Lincoln Benefit Life Company v. Wilmington Trust, N.A., as Securities Intermediary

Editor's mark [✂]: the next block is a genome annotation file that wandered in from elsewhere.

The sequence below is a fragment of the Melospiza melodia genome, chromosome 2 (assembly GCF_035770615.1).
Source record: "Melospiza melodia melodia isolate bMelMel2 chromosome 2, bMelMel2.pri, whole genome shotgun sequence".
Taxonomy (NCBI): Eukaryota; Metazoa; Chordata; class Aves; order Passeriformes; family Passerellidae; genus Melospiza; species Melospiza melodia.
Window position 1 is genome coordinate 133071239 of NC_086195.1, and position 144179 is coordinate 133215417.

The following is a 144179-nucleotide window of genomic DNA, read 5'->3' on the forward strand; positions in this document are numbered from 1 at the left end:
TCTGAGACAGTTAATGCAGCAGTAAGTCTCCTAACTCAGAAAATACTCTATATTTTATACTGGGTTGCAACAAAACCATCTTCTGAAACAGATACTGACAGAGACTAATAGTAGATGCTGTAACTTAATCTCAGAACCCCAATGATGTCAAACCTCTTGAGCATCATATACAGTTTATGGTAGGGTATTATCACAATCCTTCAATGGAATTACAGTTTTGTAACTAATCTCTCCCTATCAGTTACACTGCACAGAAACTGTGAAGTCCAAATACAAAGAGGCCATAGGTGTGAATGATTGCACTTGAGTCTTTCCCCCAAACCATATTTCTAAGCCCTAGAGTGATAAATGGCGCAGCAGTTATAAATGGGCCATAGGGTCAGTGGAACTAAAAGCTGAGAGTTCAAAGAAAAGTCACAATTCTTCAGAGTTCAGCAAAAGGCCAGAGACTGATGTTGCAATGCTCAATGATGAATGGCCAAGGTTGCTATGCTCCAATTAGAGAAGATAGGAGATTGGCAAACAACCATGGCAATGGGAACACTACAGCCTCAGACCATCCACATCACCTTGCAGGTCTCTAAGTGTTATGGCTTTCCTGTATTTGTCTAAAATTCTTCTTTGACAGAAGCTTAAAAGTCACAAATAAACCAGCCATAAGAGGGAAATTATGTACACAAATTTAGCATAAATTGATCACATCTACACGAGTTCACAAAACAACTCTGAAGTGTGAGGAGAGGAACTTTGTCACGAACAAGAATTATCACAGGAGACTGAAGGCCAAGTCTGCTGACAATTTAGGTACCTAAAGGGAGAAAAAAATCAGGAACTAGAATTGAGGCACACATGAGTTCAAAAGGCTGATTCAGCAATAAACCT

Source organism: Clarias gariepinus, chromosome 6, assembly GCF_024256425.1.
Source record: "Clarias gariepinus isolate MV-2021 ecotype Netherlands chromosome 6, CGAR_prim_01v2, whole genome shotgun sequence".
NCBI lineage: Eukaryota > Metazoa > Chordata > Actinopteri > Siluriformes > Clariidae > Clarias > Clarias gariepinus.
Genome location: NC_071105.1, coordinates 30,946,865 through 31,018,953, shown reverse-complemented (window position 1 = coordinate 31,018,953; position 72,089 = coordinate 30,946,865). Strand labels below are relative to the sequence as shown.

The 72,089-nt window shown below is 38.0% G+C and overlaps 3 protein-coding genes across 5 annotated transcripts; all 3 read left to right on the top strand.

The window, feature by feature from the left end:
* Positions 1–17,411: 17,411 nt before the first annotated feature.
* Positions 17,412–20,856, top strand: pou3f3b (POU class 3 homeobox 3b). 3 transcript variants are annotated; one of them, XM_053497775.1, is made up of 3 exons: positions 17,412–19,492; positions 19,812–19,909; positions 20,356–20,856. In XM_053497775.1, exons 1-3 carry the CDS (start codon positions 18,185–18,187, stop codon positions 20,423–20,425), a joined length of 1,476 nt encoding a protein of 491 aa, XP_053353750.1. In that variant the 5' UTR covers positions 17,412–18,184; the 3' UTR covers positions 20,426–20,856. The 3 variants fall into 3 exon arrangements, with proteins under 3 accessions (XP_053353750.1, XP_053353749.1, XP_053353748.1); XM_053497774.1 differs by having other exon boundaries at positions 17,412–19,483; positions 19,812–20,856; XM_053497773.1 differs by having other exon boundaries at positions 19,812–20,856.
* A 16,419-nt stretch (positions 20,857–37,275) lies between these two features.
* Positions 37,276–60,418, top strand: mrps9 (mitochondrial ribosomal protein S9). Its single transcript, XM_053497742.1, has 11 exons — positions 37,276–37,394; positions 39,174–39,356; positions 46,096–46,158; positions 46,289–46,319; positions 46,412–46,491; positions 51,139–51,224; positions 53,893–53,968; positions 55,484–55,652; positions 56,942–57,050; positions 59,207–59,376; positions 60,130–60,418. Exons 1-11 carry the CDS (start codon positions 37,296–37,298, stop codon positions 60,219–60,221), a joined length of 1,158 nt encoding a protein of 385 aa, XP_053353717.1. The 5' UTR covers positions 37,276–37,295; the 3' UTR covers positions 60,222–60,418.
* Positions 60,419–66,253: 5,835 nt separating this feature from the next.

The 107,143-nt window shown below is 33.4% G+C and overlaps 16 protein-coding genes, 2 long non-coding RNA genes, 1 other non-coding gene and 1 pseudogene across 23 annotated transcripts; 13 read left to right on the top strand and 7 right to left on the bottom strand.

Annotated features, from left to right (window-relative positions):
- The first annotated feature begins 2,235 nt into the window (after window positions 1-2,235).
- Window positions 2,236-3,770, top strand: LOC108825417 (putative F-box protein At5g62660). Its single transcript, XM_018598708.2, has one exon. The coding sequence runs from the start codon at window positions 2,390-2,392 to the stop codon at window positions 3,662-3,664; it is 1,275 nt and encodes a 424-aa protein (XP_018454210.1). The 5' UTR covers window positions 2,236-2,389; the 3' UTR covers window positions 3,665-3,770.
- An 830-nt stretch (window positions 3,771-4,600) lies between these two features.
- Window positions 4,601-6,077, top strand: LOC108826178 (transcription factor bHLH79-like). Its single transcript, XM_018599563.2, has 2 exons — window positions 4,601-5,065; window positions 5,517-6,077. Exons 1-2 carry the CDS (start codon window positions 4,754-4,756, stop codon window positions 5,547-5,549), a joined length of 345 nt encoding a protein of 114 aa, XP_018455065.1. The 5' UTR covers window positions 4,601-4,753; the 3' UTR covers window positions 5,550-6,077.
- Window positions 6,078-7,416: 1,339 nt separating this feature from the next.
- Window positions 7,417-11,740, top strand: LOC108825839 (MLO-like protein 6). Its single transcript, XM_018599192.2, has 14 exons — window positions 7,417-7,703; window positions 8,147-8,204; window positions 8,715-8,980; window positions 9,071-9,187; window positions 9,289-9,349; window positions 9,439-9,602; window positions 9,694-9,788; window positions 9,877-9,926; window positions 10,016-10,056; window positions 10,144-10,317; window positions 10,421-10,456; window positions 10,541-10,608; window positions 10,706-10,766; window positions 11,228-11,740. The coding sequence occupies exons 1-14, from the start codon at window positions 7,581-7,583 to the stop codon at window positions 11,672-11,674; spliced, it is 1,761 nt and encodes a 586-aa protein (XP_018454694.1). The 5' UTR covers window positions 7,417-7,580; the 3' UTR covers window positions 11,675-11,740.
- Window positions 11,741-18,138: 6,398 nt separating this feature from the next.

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IN THE SUPERIOR COURT OF THE STATE OF DELAWARE LINCOLN BENEFIT LIFE COMPANY Plaintiff, v. WILMINGTON TRUST, N.A., AS SECURITIES INTERMEDIARY, Defendant. ) ) ) ) ) ) ) ) ) ) C.A. No. N17C-08-301 ALR Submitted: January 19, 2018 Decided: April 5, 2018 Upon Defendant’s Motion to Dismiss DENIED MEMORANDUM OPINION Joseph C. Schoell, Esq., Drinker Biddle & Reath LLP, Wilmington, Delaware, Jason P. Gosselin, Esq., Katherine L. Villaneuva, Esq., Christopher F. Petrillo, Esq., Drinker Biddle & Reath LLP, Philadelphia, Pennsylvania, Attorneys for Plaintiff. Steven L. Caponi, Esq. K&L Gates LLP, Wilmington, DE, Attorney for Defendant. Rocanelli, J. Before the Court is a motion to dismiss filed by Defendant Wilmington Trust, N.A. as Securities Intermediary (“Defendant”). Defendant moves to dismiss this declaratory judgment action filed by Plaintiff Lincoln Benefit Life Company (“Plaintiff) on the basis of forum non conveniens. Plaintiff opposes Defendant’s motion. This is the Court’s decision on Defendant’s motion to dismiss. FACTUAL AND PROCEDURAL BACKGROUND Plaintiff is a life insurance company incorporated in Nebraska and having its principal place of business in Nebraska. Defendant is a national banking association having its principal place of business in Delaware. On October 4, 2017, Plaintiff issued a $17.7 million life insurance policy (“Policy”) on the life of Adele Frankel to the Adele Frankel Irrevocable Life Trust, located in Mississippi. The Policy subsequently changed ownership multiple times. Defendant became the owner and beneficiary of the policy in November 2013. Frankel allegedly died on August 20, 2016 in Neptune, New Jersey. According to Plaintiff, it received a request for Policy proceeds from Defendant on July 20, 2017. However, Plaintiff claims that while reviewing the claim it was unable to officially confirm Frankel’s death, and it otherwise became concerned that the Policy was fraudulently procured. On August 23, 2017, Plaintiff filed a declaratory judgment action against Defendant in this Court seeking a declaration that the Policy is void ab initio under 1 Mississippi law (“Delaware Action”). In the Delaware Action, Plaintiff alleges that the Policy was part of a stranger originated life insurance (“STOLI”) scheme, and that STOLI policies are contrary to Mississippi law. In response to the Delaware Action, Defendant filed a complaint against Plaintiff in a federal district court in Mississippi (“Mississippi Action”) on September 22, 2017. In the Mississippi Action, Defendant alleges breach of contract, bad faith, and fraud in connection with Plaintiff’s refusal to honor the terms of the Policy. Defendant then filed this motion to dismiss on October 20, 2017, contending that the Delaware Action should be dismissed in favor of the Mississippi Action. Defendant argues that dismissal on the grounds of forum non conveniens is appropriate because this action raises an issue of first impression of Mississippi law and, therefore, should be decided by a Mississippi court. This is the Court’s decision on Defendant’s motion to dismiss. LEGAL STANDARD A motion to dismiss for forum non conveniens is addressed to the sound discretion of the trial court.1 In order to prevail on a motion to dismiss for forum non conveniens, the moving defendant must demonstrate that it will face 1 Martinez v. E.I. DuPont de Nemours and Co., Inc., 86 A.3d 1102, 1104 (Del. 2014). 2 “overwhelming hardship” if litigation proceeds in Delaware.2 Upon a motion to dismiss for forum non conveniens, this Court’s analysis is guided by the framework originally set forth by the Delaware Supreme Court in General Foods Corp. v. CryoMaid, Inc.3 The Court must assess (1) the relative ease of access to proof; (2) the availability of compulsory process for witnesses; (3) the possibility of the view of the premises; (4) whether the controversy is dependent upon application of Delaware law; (5) the pendency or nonpendency of similar actions in another jurisdiction; and (6) all other practical problems that would make trial of the case easy, expeditious and inexpensive.4 Plaintiffs’ choice of forum is entitled to respect unless Defendant demonstrates that litigating in Delaware is “inappropriate and inconsistent with the administration of justice.”5 DISCUSSION Defendant argues that the Delaware Supreme Court’s decision in Martinez changed the legal standard that trial courts should apply when assessing a motion to dismiss for forum non conveniens. According to Defendant, Martinez gives 2 Id. (citing Ison v. E.I. DuPont de Nemours & Co., Inc., 729 A.2d 832, 835 (Del. 1999)). 3 Gen. Foods Corp. v. Cryo-Maid, Inc., 198 A.2d 681, 684 (Del. 1964), overruled on other grounds by Pepsico, Inc. v. Pepsi-Cola Bottling Co. of Asbury Park, 261 A.2d 520 (Del. 1969)). 4 Martinez, 86 A.3d at 1104 (citing Taylor v. LSI Logic Corp., 689 A.2d 1196, 119899 (Del. 1997)). 5 Pipal Tech Ventures Private Ltd. v. MoEnange, Inc., 2015 WL 9257869, at *5 (Del. Ch. Dec. 17, 2015) (citing Martinez, 86 A.3d at 1112). 3 dispositive weight to the fourth Cyro-Maid factor, such that trial courts should dismiss when a case involves an uncertain question of law from another jurisdiction. To that end, Defendant argues that the interest of a Mississippi court in resolving an issue of first impression of Mississippi law is dispositive in this case. However, this Court finds that Defendant misinterprets Martinez’s discussion of the fourth CyroMaid factor, and that Martinez is otherwise inapposite to the present case. Further, this Court finds that the remaining Cyro-Maid factors do not warrant dismissal. A. The Court Rejects Defendant’s Argument that Martinez Placed Dispositive Weight on the Fourth Cyro-Maid Factor. Martinez was one of approximately thirty-two cases filed by Argentine nationals against a Delaware company alleging exposure to asbestos while working in textile plants in Argentina.6 This Court dismissed the case on several grounds, including forum non conveniens. The Delaware Supreme Court affirmed, finding that “the unique circumstances presented by this foreign asbestos case created the ‘overwhelming hardship’ required for a forum non conveniens dismissal under Delaware law.”7 Specifically, the Supreme Court found that the Superior Court could permissibly exercise its discretion to dismiss given the fact that the case 6 7 Martinez, 86 A.3d at 1103. Id. at 1106 (referring to the legal standard set forth in Cyro-Maid). 4 involved “complex and unsettled issues of Argentine tort law,” and because the “governing law [was] set forth in Spanish, not English.”8 In so ruling, the Supreme Court sought to clarify the fourth Cyro-Maid factor, which is whether the controversy is dependent on Delaware law.9 The Supreme Court stated that if “important and novel issues of Delaware law are best decided by Delaware courts, then it logically follows that our courts must acknowledge that important and novel issues of other sovereigns are best determined by their courts where practicable.”10 To that end, the Supreme Court found that “some prior decisions gave inadequate weight to the discretionary power of the trial courts to recognize the Cyro-Maid factor implicated here – the importance of the right of all parties (not only plaintiffs) to have important, uncertain questions of law decided the courts whose law is at stake.”11 Defendant relies on this discussion from Martinez to argue that this Court must dismiss in favor of the Mississippi Action because this case involves a novel question of Mississippi law. However, contrary to Defendant’s assertions, the Supreme Court in Martinez did not give dispositive weight to the fourth Cyro-Maid factor such that the trial court must dismiss whenever a case presents an issue of first 8 Id. at 1108, 1106. Id. at 1109-10. 10 Id. (internal citation omitted). 11 Id. at 1111. 9 5 impression from another jurisdiction. Rather, the Supreme Court merely clarified that a trial court may permissibly emphasize that factor when exercising its discretion to dismiss.12 In this sense, the fact that the case involves an issue of first impression for another jurisdiction is still just one of the factors for the trial court to consider when analyzing if dismissal is appropriate in a particular case. Here, the fact that this case may present a novel question of Mississippi law does not warrant dismissal.13 This case is markedly different from Martinez, which involved a complex issue of first impression for a foreign country. Martinez was further complicated by the fact that the applicable law was in another language, which would present significant difficulties for the court and the parties. Such difficulties are not present in this case, as there are no language barriers and the applicable law is that of another state, not another country. Moreover, Delaware 12 Id. at 1106-07 (noting that the Superior Court acted within its discretion when it placed weight on the novelty of foreign legal issues in its analysis). 13 The Court notes that the parties disagree on whether this case actually presents an issue of first impression under Mississippi law. Defendant argues that the novel question presented is whether a life insurance policy that meets the requirements of Mississippi’s insurable interest statute is nevertheless void ab initio if, at the time the contract is made, the intent is to transfer the policy to someone who lacks an insurable interest in the life of the insured. Plaintiff responds that Mississippi law is actually well-developed and clear on the question presented in this case. The Court finds that it is not necessary at this point to resolve this issue, because Martinez does not require dismissal in such circumstances, and because Martinez is otherwise inapposite to this case. 6 courts are regularly asked to interpret and apply the law of other jurisdictions.14 Therefore, Defendant has not demonstrated that the fact that the case may present a novel question of Mississippi law will cause it to suffer overwhelming hardship. Further, even if the Court were to accept Defendant’s position, Defendant filed the Mississippi Action in federal court, not state court. While the United States District Court for the Northern District of Mississippi may be physically located in Mississippi, it does not actually have an interest in interpreting Mississippi state law.15 As a result, the Court rejects Defendant’s argument that the fourth Cyro-Maid factor warrants dismissal in this case. B. The Remaining Cyro-Maid Factors Do Not Warrant Dismissal. The Court finds that the remaining Cyro-Maid factors do not warrant dismissal in this case.16 First, with respect to the ease of access to proof, Defendant argues that there is no evidence in Delaware, and that evidence exists primarily in Mississippi, Florida, New York, and Nebraska. However, Defendant has not established that the existence of evidence in other states would result in 14 See Taylor, 689 A.2d at 1200; Conley v. GlaxoSmithKline, LLC, 2016 WL 4764932, at *2 (Del. Super. Sep. 12, 2016); Barrera v. Monsanto Company, 2016 WL 4938876, at *7 (Del. Super. Sep. 13, 2016). 15 See PHL Variable Ins. Co. v. Price Dawe 2006 Ins. Trust, 28 A.3d 1059 (Del. 2011) (answering certified questions from the Delaware District Court on insurance issues and illustrating that a federal court has no authority to interpret the state law of the state in which it physically sits). 16 The parties agree that the factor addressing the ability to view the premises is not applicable to this case, so the Court will not consider that factor in its analysis. 7 overwhelming hardship. Delaware courts have attributed less significance to the “access to proof” factor in the context of corporate and commercial disputes involving larger, more sophisticated entities.17 In addition, the Court notes that it should not be difficult given modern technology to obtain evidence from other states electronically.18 Similarly, “modern methods of transportation lessen the Court’s concern about the travel of witnesses” who live and work outside of Delaware.19 Moreover, Defendant concedes that out-of-state discovery will be necessary regardless of the forum. Thus, the ease of access factor does not weigh in favor of dismissal. Second, with respect to the availability of a compulsory process for witnesses, Defendant reiterates that this case involves out-of-state witnesses, and asserts that Delaware cannot compel such witnesses to appear. However, Defendant did not cite with particularity specific witnesses who will be less inclined to cooperate in this 17 See, e.g., 1 Oak Private Equity Venture Capital Ltd. v. Twitter, Inc., 2015 WL 7776758, at *8 (Del. Super. Nov. 20, 2015); Hamilton Partners, L.P. v. Englard, 11 A.3d 1180, 1213-14 (Del. Ch. 2010); LeCroy Corp. v. Hallberg, 2009 WL 3233149, at *8 (Del. Ch. Oct. 7, 2009); see also Chemtura Corp. v. Certain Underwriters at Lloyd’s, 2015 WL 5340475, at *5 (Del. Super. Aug. 26, 2015) (citing In re Asbestos Litig., 929 A.2d 373, 384 (Del. Super. 2006)) (“Where litigants are entities with substantial resources, the burden created by witnesses and evidence located outside Delaware is ‘substantially attenuated.’”). 18 See Barrera, 2016 WL 4938876 at *6 (citing Rapoport v. Litig. Trust of MDIP, Inc., 2005 WL 5755438, at *5) (Del. Ch. Nov. 23, 2005). 19 Rapoport, 2005 WL 5755438, at *5. 8 forum in either case.20 Therefore, Defendant has not met its burden of demonstrating that the lack of compulsory process for out-of-state witnesses will cause it overwhelming hardship, and therefore, this factor does not weigh in favor of dismissal. Third, with respect to the pendency of similar actions, Defendant argues that the Delaware Action should be dismissed in favor of Mississippi Action. However, the Delaware Action was filed before the Mississippi Action. The Delaware Supreme Court has held that “only in a rare case should a plaintiff’s choice of forum be defeated in favor of a later-filed action in another jurisdiction.”21 Defendant argues that Plaintiff would be able to assert its claims in the Mississippi action, but this practical argument does not demonstrate that this case is one of those rare cases that would warrant disrupting Plaintiff’s choice of forum in favor of Defendant’s own later-filed action. Therefore, this factor does not weigh in favor of dismissal. Lastly, the Court may, but is not required to, address the public interest by “weigh[ing] the efficient administration of justice and analogous considerations.”22 Defendant argues that Delaware has no interest in serving as the forum for this litigation given that the only connection to Delaware is that Defendant has its 20 See e.g., Lee ex rel. Lee v. Choice Hotels Intern. Inc., 2006 WL 1148755, at *5 (Del Super. Mar. 21, 2006); Barrera, 2016 WL 4938876, at *6. 21 Chrysler First Business Credit Corp. v. 1500 Locust Ltd. Partnership, 669 A.2d 104, 107 (Del. 1995). 22 Martinez, 86 A.3d at 1112-13. 9 principal place of business here. However, Delaware has an interest in regulating the conduct of entities organized under its laws.23 In addition, it is not this Court’s duty to select the best or most convenient forum available.24 Rather, Plaintiffs’ choice of forum must be respected unless Defendant presents unique circumstances that create the overwhelming hardship required for a forum non conveniens dismissal under Delaware law.25 No unique circumstances are presented in this case. CONCLUSION The forum non conveniens standard is stringent, but not preclusive.26 This Court finds that the application of the Cyro-Maid factors does not favor dismissal in this case. Defendant did not meet the “appropriately high burden”27 required to deprive Plaintiff of its chosen forum. Therefore, Defendant’s motion to dismiss for forum non conveniens must be denied. 23 See Candlewood Timber Grp., LLC v. Pan Am. Energy, LLC, 859 A.2d 989, 1000 (Del. 2004) 24 See id. at 999; Pipal Tech Ventures Private Ltd., 2015 WL 9257869, at *10 (Del. Ch. Dec. 17, 2015); 1 Oak Private Equity Venture Capital Ltd., 2015 WL 7776758, at *8. 25 Martinez, 86 A.3d at 1106. 26 Id. at 1105 (citing Ison, 729 A.2d at 843). 27 Id. 10 NOW, THEREFORE, this 5th day of April, 2018, Defendant’s Motion to Dismiss for Forum Non Conveniens is hereby DENIED. IT IS SO ORDERED. Andrea L. Rocanelli ___________________________________ The Honorable Andrea L. Rocanelli 11